An ‘extraordinary’ proposed increase in Bar Standards Board staff, requiring an uplift in practising certificate fees (PCF) for most barristers next year, is not ‘reasonable or proportionate’, the chair of the Bar Council has said.

The General Council of the Bar, which incorporates the Bar Council and the BSB, published a consultation on proposed PCF increases and its budget for 2022/23 this week.

An overall increase of 4.5% in the PCF will see expected gross income from fees for 2022/23 rise to £16.84m instead of £16.1m – the current projection based on the existing fees.

The General Council of the Bar said that the proposed budgets for 2022/23 ‘include a very substantial increase in expenditure and therefore the burden on the profession’, which is ‘largely due to the BSB’s budget’ – featuring a 22% increase in staff costs for the BSB.

In a paper explaining the need for additional resources, the BSB says that ‘we must increase our budget and our capability’ to meet its aims as an effective regulator, adding: ‘We have not done so lightly.’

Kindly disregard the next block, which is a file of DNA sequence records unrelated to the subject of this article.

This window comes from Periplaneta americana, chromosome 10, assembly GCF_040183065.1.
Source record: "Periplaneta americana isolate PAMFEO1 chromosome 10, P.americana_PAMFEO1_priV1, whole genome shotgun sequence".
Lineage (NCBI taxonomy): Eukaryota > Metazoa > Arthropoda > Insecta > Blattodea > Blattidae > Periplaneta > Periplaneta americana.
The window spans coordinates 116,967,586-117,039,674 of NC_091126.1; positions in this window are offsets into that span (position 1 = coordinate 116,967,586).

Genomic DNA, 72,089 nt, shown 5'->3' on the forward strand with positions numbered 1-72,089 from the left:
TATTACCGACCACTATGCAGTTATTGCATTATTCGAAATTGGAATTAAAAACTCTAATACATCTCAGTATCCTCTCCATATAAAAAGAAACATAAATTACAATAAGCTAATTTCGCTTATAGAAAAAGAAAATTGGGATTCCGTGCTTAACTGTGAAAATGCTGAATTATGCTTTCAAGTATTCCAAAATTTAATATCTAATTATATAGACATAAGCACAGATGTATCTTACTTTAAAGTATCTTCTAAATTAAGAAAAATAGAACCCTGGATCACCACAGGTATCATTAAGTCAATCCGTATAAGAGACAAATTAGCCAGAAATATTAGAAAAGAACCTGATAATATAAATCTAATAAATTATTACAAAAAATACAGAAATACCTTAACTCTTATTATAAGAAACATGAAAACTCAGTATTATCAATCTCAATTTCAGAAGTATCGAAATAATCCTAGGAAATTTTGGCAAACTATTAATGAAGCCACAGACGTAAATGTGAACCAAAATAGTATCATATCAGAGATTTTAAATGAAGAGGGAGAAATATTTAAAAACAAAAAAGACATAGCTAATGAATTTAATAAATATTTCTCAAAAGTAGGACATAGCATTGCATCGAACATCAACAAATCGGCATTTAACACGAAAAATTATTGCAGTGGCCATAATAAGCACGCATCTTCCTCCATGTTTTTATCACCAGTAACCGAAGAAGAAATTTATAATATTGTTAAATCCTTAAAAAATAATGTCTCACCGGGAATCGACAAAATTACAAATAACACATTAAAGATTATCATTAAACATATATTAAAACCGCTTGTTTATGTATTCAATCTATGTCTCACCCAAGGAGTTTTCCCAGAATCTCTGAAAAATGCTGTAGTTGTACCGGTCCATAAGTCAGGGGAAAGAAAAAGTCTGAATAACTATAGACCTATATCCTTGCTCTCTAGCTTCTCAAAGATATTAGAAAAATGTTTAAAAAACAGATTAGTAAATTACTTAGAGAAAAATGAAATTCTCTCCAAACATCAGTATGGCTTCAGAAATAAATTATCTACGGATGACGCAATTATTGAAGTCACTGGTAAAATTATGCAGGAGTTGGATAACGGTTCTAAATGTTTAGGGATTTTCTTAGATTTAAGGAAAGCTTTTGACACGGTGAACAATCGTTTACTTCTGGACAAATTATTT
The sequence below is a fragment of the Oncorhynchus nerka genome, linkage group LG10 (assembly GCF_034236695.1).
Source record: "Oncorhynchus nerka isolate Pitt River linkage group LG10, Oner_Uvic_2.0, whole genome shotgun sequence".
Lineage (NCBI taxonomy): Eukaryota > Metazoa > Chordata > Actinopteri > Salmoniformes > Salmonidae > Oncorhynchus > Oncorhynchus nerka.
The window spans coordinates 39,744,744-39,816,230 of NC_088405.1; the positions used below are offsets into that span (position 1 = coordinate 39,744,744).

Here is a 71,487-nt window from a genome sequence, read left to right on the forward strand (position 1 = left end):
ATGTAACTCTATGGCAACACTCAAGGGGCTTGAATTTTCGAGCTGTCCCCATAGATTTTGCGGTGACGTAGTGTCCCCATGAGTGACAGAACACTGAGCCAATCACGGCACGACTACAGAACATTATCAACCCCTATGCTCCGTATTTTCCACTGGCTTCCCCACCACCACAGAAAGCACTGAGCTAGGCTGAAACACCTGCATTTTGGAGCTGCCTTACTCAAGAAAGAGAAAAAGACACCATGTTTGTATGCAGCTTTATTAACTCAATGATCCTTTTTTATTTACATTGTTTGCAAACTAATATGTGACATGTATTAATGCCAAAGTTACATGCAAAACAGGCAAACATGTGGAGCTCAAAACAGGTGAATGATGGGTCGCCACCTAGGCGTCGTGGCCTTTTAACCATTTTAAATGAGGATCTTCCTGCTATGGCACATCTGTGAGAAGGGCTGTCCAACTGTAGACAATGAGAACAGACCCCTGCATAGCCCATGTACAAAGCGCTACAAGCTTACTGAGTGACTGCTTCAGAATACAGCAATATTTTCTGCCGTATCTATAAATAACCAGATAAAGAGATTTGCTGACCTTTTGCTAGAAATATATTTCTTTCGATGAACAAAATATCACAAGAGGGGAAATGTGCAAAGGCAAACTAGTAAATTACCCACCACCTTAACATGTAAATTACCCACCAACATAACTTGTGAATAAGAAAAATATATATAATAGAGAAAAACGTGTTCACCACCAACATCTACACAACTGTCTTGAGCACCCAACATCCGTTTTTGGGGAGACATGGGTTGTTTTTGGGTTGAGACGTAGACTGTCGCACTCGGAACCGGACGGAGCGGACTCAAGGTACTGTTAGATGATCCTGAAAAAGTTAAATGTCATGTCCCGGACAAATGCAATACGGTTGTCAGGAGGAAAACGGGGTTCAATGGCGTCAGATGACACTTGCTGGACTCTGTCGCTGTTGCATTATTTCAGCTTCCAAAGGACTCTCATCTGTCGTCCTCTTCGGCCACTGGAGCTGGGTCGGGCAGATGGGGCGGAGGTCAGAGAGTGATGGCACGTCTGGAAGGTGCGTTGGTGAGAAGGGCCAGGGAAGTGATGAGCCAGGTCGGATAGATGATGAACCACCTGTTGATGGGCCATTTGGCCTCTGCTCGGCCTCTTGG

Derek Sweeting QC, chair of the Bar Council, said: ‘We do not think, on the material we have seen, that an extraordinary uplift in BSB staff of up to 40% over three years (mainly this year and next), requiring a substantial increase in practising fees, is reasonable or proportionate.

‘In our view, the BSB has not provided a robust business case, exploring alternatives or suggesting other, non-core regulatory work, that could be delayed or stopped to free up capacity.’

Sweeting added that the Bar Council will be asking the Legal Services Board ‘to investigate further when we submit our plans for the budget and practising fees in the new year’.

A BSB spokesperson said: ‘We understand the Bar Council’s concern that any proposed increases in our budget should be kept to a minimum, especially at a time when many barristers’ incomes have been affected by the pandemic, but we have sought to ensure that our resources are no more than is needed to deliver our statutory objectives and our proposed budget has been subject to careful scrutiny by our board.’